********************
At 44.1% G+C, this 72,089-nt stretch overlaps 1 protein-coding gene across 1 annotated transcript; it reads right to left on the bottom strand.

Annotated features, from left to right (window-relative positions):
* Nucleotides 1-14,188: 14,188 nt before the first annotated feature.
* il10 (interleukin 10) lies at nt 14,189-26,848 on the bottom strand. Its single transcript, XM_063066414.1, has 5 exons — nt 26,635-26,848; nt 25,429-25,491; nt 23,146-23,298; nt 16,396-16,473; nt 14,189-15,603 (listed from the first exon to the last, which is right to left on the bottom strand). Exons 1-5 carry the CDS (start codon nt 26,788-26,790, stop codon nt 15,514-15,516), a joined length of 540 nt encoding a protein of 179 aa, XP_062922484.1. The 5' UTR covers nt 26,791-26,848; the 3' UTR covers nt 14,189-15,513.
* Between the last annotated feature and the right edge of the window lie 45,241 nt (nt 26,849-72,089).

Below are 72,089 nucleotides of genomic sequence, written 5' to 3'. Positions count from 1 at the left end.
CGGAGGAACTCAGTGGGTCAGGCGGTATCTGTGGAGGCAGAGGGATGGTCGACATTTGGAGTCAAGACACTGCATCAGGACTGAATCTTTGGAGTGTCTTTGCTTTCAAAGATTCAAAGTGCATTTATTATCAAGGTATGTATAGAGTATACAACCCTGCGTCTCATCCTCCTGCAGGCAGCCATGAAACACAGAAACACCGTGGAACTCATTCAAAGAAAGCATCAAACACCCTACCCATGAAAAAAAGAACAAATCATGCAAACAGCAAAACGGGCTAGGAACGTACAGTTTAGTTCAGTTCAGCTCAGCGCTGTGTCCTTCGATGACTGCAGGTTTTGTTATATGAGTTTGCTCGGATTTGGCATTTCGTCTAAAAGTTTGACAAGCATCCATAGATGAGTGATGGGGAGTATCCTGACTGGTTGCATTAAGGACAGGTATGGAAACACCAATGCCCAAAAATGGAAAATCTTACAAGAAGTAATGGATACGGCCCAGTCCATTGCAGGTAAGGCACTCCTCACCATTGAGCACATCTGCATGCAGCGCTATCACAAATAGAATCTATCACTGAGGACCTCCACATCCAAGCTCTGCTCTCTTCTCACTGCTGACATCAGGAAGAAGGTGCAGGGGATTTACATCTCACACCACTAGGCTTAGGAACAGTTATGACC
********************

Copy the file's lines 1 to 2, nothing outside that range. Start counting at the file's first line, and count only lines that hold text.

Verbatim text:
At 44.1% G+C, this 72,089-nt stretch overlaps 1 protein-coding gene across 1 annotated transcript; it reads right to left on the bottom strand.

Annotated features, from left to right (window-relative positions):